Tarquin’s appropriation of the public forms of legitimate authority in this scene gives a particular point to Livy’s explicit characterization of the preceding events as tragic. The mode the historian chooses for representing the preliminaries to the coup introduces a discrepancy between the perceptions of his readers and those of the audience for Tarquin’s actions. Tarquin is at pains to conceal the “dramatic” nature of what has happened, and hence when his wife, the inspiring fury, appears in public, he drives her away. For the audiences within the narrative, it is therefore impossible to perceive what is taking place as the intrusion of an anomalous regime, precisely because this “dramatic interlude” has usurped the forms and appearances of real government. It is only when Tarquin’s coup is staged as a drama, as Livy stages it for his readers, that it takes on the socially useful function of a negative exemplum, defining by contrast the proper conception of the res publica. Thus the deployment of allusions to tragedy within Livy’s text, far from being simply a problem of style, resembles the use of drama in Roman ritual as a carefully orchestrated antithesis to the civic framework in which it was embedded. Moreover, by so carefully delineating the overthrow of Servius Tullius as tragic, the historian counters precisely the elision of the boundary between the space of the dramatic performances and Roman public life that Tarquin strives to produce, and that also provided a constant source of anxiety in the case of actual theatrical spectacles. Significantly, the strategy that the historian here uses to isolate Tarquin’s reign within the course of his history has a close parallel in the new king’s own attempt to use the rhythms of religious ritual to depict the reign of his predecessor as a carnivalesque interruption of legitimate authority.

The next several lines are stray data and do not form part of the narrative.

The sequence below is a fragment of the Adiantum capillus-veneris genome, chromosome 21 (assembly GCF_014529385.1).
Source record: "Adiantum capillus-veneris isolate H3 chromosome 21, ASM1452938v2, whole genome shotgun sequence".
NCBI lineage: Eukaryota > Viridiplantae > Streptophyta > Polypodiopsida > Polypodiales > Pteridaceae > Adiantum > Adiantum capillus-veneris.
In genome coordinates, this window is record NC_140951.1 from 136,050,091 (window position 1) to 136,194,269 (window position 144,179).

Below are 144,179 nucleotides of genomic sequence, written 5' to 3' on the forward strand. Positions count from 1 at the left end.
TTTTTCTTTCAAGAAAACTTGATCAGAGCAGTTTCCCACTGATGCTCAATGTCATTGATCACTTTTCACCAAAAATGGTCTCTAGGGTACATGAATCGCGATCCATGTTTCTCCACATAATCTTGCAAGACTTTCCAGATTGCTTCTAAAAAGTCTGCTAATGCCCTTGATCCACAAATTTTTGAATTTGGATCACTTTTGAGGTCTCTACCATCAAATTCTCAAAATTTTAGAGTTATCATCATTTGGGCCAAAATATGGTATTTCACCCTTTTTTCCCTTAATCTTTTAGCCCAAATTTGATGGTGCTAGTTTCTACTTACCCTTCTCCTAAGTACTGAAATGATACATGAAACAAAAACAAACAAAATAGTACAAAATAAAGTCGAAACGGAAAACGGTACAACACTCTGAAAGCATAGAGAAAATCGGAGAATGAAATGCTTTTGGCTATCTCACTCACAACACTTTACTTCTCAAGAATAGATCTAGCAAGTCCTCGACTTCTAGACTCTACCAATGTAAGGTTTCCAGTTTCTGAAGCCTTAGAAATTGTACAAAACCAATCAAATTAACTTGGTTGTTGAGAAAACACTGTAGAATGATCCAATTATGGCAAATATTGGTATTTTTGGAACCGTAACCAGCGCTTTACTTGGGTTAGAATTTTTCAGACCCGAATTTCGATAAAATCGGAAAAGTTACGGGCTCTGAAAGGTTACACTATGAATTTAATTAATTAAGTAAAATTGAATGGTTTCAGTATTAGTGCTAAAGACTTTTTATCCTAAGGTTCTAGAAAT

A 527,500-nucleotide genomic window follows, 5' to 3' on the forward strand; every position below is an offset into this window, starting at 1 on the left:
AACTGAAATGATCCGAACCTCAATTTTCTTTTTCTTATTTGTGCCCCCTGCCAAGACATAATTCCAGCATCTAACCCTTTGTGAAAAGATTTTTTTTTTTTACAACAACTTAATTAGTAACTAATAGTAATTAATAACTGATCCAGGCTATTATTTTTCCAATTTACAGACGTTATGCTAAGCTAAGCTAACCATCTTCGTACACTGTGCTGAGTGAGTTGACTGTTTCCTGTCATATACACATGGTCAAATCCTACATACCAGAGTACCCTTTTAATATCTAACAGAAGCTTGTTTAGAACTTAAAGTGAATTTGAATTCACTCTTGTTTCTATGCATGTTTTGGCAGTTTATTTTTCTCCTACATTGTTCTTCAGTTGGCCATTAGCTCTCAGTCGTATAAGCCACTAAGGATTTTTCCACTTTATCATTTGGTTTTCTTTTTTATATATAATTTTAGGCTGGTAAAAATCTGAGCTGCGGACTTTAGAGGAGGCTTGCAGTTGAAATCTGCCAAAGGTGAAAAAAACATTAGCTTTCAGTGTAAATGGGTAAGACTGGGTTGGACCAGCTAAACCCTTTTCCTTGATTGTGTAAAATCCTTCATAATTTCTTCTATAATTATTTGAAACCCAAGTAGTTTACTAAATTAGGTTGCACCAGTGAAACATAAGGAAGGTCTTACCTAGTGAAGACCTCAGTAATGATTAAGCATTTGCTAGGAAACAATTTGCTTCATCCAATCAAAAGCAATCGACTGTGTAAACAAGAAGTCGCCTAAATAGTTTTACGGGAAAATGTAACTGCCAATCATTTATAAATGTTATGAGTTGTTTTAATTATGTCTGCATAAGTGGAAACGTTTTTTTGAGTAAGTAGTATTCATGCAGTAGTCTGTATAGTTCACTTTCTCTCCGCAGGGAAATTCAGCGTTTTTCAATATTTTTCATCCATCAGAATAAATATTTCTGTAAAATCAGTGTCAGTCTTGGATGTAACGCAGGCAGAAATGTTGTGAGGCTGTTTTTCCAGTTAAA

The Alternative of Drama

Preferred Citation: Feldherr, Andrew. Spectacle and Society in Livy's History. Berkeley:  University of California Press,  c1998 1998.